[mpi3-ft] Notes from 15 Jan. 2008 Meeting

Richard Graham rlgraham at ornl.gov
Thu Jan 31 09:54:02 CST 2008


On 1/30/08 11:22 AM, "Josh Hursey" <jjhursey at open-mpi.org> wrote:

> Rich,
> Can you send around a pdf of the slides you presented during the MPI
> forum FT working group meeting? These slides might be helpful when
> looking through these notes.
> Thanks,
> Josh
> On Jan 22, 2008, at 1:32 PM, Greg Bronevetsky wrote:
>>> * Replication techniques should be added to the (presented) list of
>>> possible recovery techniques to consider supporting.
>>>   - Question: Does considering replication techniques undermine the
>>> HPC target community of the MPI standard.
>>>   - MPI interface should allow for this, maybe as an opt'in
>>> functionality.
>> Replication of MPI tasks? Is this really necessary? It seems to me
>> that if you're going to go for something this expensive, it would be
>> simple to add replication as a layer above MPI.
>>> * An interface to easily piggyback data on point-to-point (and maybe
>>> collective) messages would help support some high level checkpoint/
>>> restart techniques.
>> We're working on putting together a piggybacking proposal.
>> Checkpointing protocols are one of the use-cases.
>>> * Should we expose to the application the fault recovery mechanism
>>> used? (i.e., Network path failover)
>>>   - As a notification once complete?
>>>   - Or as a request to authorize the recovery mechanism before it
>>> executes?
>> We can only do that if we have a list of well-defined recovery
>> mechanisms that we can present in the spec. I doubt that anybody is
>> going to commit to such a list, so the only thing that we may be able
>> to get away with are classes of recovery mechanisms: network
>> recovery, node recovery, etc. I'm not sure what that user would be
>> able to do with such information. They probably mostly want to know
>> how long it will take and what MPI level objects will not be
>> recovered (ex: the state of the dead process).
>>> * Some users have expressed an interest in having an explicit
>>> checkpoint function to identify 'good' times in the code execution to
>>> checkpoint. Ideally when the checkpoint state is minimal.
>> I don't think that the MPI forum should be in the business of
>> defining a checkpointing API. Checkpointing is a whole-application
>> operation, whereas MPI is just a library. Can you imagine the chaos
>> that would ensue if every library decided on its own checkpointing
>> API? The user would need to call each library's own relevant calls
>> any time they wanted to do anything checkpoint-related. To keep
>> things sane the user must be provided by the whole-application
>> checkpointer with a single API that they will use for their
>> checkpointing needs. There is no reason to make them issue
>> MPI-specific checkpointing calls unless we can come up with some
>> MPI-specific optimizations that users must be directly involved in.
>> I'm skeptical about this possibility.
>> We could of course define a couple of functions with the explicit
>> intent that they should be used by the whole-application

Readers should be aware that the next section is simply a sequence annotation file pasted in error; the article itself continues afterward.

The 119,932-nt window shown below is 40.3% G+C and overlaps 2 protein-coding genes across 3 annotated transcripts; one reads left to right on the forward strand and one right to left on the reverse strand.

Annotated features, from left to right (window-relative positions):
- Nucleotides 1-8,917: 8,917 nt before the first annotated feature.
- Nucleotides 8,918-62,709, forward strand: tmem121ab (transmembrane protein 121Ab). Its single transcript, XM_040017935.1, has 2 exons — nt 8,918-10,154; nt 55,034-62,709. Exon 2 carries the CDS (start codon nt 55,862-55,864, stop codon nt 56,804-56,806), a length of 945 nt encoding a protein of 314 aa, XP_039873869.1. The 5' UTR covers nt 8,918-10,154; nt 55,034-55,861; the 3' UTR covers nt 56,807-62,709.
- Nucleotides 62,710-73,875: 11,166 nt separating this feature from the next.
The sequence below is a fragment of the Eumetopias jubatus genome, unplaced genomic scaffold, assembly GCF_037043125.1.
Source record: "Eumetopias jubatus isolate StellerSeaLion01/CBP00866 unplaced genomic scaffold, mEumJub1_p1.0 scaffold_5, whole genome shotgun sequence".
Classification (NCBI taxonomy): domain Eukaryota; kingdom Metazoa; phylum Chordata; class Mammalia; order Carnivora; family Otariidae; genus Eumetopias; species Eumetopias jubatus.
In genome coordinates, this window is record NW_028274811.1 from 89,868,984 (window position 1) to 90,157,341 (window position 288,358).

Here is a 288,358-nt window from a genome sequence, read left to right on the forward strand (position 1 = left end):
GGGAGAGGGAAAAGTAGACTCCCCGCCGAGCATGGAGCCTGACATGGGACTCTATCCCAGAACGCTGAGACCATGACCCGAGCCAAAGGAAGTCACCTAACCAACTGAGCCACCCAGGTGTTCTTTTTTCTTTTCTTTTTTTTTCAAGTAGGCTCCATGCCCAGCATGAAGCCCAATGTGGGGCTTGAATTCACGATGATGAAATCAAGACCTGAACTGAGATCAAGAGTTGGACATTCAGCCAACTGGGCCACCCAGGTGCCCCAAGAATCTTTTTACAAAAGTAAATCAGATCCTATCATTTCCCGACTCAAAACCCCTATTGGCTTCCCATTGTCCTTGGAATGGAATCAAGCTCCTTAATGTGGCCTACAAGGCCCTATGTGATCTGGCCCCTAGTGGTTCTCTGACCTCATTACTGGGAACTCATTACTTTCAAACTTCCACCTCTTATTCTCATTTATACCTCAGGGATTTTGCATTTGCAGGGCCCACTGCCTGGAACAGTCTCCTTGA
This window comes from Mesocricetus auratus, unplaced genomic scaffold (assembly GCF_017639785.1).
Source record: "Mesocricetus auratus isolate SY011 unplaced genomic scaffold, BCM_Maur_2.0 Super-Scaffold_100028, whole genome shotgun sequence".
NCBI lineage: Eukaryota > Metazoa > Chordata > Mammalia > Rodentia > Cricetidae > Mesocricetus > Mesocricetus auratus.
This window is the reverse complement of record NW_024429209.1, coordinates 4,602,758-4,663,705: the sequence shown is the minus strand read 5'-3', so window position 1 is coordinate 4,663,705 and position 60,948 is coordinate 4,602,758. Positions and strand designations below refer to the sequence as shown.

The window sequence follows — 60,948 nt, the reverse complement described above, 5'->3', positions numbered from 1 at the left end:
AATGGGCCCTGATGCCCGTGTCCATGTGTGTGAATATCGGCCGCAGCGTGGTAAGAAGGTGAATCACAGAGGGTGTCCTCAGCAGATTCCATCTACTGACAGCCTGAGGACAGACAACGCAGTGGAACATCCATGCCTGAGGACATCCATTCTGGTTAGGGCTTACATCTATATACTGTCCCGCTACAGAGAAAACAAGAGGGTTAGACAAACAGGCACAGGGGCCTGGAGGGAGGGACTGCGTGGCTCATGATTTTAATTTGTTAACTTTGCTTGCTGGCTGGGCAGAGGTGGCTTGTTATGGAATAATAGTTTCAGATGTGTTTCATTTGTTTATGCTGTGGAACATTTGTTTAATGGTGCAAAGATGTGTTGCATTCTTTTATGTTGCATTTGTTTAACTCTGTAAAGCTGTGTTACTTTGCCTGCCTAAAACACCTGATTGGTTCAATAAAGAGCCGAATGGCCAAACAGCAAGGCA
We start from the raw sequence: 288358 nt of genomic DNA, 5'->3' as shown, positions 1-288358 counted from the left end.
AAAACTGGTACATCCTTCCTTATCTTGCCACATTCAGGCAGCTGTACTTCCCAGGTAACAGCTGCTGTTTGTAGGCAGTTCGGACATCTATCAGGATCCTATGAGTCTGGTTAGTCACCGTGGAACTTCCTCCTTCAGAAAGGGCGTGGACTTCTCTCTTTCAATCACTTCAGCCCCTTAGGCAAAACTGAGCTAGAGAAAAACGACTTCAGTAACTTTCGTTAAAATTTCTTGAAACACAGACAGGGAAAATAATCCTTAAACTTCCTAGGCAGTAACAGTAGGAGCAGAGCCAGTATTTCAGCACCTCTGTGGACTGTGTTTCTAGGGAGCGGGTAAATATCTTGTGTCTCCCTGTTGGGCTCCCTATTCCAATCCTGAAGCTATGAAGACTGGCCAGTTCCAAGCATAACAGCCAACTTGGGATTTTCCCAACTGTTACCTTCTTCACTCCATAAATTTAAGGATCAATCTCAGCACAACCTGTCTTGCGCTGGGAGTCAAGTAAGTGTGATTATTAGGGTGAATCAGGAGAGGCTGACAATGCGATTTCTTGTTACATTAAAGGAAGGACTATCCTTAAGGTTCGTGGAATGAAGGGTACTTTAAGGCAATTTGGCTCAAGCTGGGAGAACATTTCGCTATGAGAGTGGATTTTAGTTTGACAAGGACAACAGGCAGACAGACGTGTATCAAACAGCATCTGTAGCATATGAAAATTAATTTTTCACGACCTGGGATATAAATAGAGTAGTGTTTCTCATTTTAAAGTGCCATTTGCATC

>> checkpointer, rather than the user. However, most prior work on MPI
>> checkpointing has either modified MPI itself or has worked without
>> any modifications to the MPI spec, meaning that there is little
>> motivation to create such an API.
>>> * Can we ask the MPI to save some internal state around a user level
>>> checkpoint operation such that on recovery MPI objects such as
>>> datatypes or communicators are automatically recreated for the user
>>> before the application resumes execution.
>> This can be efficiently done by a layer above MPI, so I'm not sure
>> that such functionality needs to be in the spec.
>>> * Collective communication:
>>>   - For some collectives a process can be in the collective or on
>>> either side of it, how do the semantics of the collective operation
>>> change in response to a failure/recovery operation.
>>>   - Bcast, for example, may allow some processes to exit early
>>> providing some performance benefits. A fault tolerance semantic for
>>> Bcast may require a global synchronization at the end of the Bcast to
>>> ensure a two-phase commit of the effected buffers.
>>>   - We could consider loosening the synchronization constraints such
>>> that the user could choose, via an MPI API, the level of confidence
>>> they require for a process to exit a collective call.
>>>   - Maybe introduce the notion of epochs that can be started and
>>> ended to help in fault isolation.
>> Here's another option: if a collective fails, each receiver of the
>> collective either receives the data or aborts (i.e. no hangs or
>> invalid data). If the user is employing other fault tolerance
>> techniques such as checkpointing or message logging, this
>> functionality should be sufficient.
>>> * Could fault tolerance only apply to a subset of the MPI API for
>>> simplicity? For example, exclude collective communications or MPI I/
>>> O.
>> Most applications use at least point-to-points or collectives, so if
>> you disable fault tolerance for collectives, you disable it for most
>> applications.
>> Greg Bronevetsky
>> Post-Doctoral Researcher
>> 1028 Building 451
>> Lawrence Livermore National Lab
>> (925) 424-5756
>> bronevetsky1 at llnl.gov
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